In a key 8-2 decision on Tuesday, August 21, Mexico’s Supreme Court struck down the core provision of a law that had allowed the military to try criminal offenses against civilians by military tribunals.  A crucial decision for preserving civilian power over the uncertain and often questionable judgment of the military, this ruling once again reveals the damage that Mexico’s Drug War has done to the Mexican people and the country’s rule of law.
The case involved the June 2009 killing of Bonfilio Rubio, an indigenous man, after soldiers fired on his bus at a checkpoint near the town of Huamuxtitlan, in southern Mexico.  The military’s attorney argued that it had jurisdiction over the case since part of the military code, Article 57 II (a), read that all crimes committed by soldiers on duty are considered crimes concerning military conduct, rather than crimes against civilians.  However, a Mexican federal law ensures that “military courts in no case and for no reason may extend their jurisdiction over people who do not belong to the army.”  The Supreme Court therefore maintained that a military tribunal for military offenses against civilians was found to be blatantly unconstitutional.
Mexican civilians criticized the former provision, asserting that both themselves and relatives had been victims of the code. The outrage started in 2006, after then-president Felipe Calderón scattered the army to many parts of the country to crush warring drug cartels, resulting in conflicts that approached the scale of a civil war. Thus, allegations of military misconduct increased with the death toll. 
According to Human Rights Watch, between 2007 and 2012 Mexican military forces have brought forth about 5,000 cases of alleged criminal wrongdoing, with only 38 ending in sentences.  In addition, only 11 of those sentenced during this period were punished for crimes committed before 2007. This has led human rights activists to criticize the provision, believing it has “allowed security forces to take over cases and protect soldiers accused of abusing, torturing and executing civilians.”  The Inter-American Court of Human Rights (IACHR), which has jurisdiction over Mexico, has urged the government to reform its military justice code, and it ruled in 2009 that military jurisdiction could not apply to any civilian case where human rights were violated. Despite promises by President Calderón to abide by the IACHR’s ruling, Mexico has seen little change. 
Indeed, as the human rights activists and international courts claim, abuses have long taken place when cases were brought before military jurisdiction. According to one organization, a major reason for persistent human rights violations is that the military justice system “lacks the independence and impartiality to judge its own.”  The Mexican secretary of defense carries substantial power over the armed forces, both executive and judicial. Military judges do not have the same sense of independence and security as ordinary civilian judges because the secretary can remove them on virtually any whim, even for decisions that the secretary personally dislikes. In addition, civilian review of military court decisions is very limited, meaning that actual public scrutiny of such decisions can take as many as ten years.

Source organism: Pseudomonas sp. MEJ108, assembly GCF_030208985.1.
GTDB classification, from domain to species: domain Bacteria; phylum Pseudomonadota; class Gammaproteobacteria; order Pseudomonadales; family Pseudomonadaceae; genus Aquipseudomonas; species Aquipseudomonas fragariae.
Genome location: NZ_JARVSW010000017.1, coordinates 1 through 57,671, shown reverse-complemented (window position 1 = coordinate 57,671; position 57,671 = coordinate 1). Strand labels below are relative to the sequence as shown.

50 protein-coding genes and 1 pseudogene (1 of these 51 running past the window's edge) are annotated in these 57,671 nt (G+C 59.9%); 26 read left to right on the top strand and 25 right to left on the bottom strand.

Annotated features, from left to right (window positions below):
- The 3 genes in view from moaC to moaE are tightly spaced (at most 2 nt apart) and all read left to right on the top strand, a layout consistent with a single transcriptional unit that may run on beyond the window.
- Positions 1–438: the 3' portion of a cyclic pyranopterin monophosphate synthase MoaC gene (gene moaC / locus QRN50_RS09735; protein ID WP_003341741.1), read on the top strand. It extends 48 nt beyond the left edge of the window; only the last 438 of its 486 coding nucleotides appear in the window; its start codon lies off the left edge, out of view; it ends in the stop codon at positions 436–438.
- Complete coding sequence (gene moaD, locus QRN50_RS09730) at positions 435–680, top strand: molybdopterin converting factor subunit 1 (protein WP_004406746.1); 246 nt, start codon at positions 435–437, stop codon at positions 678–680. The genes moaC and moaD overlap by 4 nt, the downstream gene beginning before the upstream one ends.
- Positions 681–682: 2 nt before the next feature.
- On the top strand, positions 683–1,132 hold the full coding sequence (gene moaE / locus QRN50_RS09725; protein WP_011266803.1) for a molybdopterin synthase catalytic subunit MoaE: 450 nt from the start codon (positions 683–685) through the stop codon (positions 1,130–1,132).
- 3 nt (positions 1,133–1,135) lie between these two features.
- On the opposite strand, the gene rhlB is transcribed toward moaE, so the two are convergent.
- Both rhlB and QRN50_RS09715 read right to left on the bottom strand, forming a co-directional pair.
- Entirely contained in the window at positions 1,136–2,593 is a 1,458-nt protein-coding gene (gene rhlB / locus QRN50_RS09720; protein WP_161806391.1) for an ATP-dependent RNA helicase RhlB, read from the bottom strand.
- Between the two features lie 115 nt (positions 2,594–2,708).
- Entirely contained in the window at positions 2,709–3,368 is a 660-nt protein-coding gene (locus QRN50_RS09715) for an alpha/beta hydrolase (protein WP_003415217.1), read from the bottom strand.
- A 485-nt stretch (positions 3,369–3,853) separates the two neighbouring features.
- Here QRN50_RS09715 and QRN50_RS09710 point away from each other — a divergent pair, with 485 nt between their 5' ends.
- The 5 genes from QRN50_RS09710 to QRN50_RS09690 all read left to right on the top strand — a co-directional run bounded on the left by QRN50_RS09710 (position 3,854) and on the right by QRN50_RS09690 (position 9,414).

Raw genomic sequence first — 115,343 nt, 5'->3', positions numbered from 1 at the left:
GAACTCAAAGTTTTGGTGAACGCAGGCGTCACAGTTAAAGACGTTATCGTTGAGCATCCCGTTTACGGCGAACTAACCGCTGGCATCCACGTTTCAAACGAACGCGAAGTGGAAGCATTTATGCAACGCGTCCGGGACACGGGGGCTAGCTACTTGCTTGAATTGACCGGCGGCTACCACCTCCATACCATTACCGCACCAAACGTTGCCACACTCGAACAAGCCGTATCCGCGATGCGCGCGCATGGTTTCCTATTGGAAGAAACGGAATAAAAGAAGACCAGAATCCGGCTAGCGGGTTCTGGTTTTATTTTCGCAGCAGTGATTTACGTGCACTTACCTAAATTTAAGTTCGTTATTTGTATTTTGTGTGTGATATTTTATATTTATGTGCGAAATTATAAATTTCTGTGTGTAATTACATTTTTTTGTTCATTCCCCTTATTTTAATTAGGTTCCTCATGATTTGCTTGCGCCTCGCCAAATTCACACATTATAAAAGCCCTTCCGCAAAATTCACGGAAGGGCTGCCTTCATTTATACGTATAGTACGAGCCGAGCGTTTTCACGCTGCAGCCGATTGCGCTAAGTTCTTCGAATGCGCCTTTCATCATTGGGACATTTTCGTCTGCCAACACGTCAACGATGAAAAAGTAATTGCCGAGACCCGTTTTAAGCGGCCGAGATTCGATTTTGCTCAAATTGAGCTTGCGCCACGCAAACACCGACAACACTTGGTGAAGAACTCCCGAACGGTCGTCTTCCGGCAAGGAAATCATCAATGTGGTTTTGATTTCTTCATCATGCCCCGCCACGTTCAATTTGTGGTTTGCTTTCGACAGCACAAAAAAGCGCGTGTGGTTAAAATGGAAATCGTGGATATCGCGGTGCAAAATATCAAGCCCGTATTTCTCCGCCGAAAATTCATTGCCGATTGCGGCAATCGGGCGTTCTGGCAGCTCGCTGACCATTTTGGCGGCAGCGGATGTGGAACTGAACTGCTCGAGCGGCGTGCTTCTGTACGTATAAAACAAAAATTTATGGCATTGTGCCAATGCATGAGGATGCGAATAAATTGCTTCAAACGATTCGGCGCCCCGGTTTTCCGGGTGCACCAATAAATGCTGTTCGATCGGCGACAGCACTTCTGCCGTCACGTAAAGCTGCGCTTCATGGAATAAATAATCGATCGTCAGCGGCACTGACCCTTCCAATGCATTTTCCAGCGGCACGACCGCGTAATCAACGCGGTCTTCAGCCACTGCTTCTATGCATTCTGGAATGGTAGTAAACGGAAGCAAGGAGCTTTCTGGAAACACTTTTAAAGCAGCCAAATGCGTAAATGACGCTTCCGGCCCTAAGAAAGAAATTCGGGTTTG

While this is a landmark decision in Mexican legal history, it still did not set a binding precedent. The court will need to issue five separate rulings in different cases to do so, but the court has already partly fulfilled these requirements. Recently it also issued a ruling holding that when the victim in an alleged crime is a civilian, a civilian judge should oversee the case. Additionally, the Supreme Court has yet to rule on 27 other cases involving offenses against civilians by military personnel.  Hopefully, the Supreme Court will continue to rule in favor of civilian-led legal inquiries, and right the wrongs committed by the military throughout the Mexican War on Drugs.
Despite the human rights abuses that the War on Drugs has created, a poll conducted by the Pew Research Center in June indicates that 80 percent of the Mexican population continues to support the military’s involvement in the fight against the drug cartels.  Yet evidence already shows that the current path has led to 50,000 deaths throughout the country while doing very little to actually stop drug use.  Regardless of what one thinks of the Mexican government’s campaign against drugs, it is clear the current path is a gross failure and has led to horrific corruption, death and destruction. Before moving on with a more realistic way to handle drugs, Mexican authorities therefore must handle the issue of corruption, which this decision has helped initiate. But far more will need to be done to assure a more reasonable drug policy while also protecting the people of Mexico from unnecessary bloodshed.
Research Associate at Council on Hemispheric Affairs
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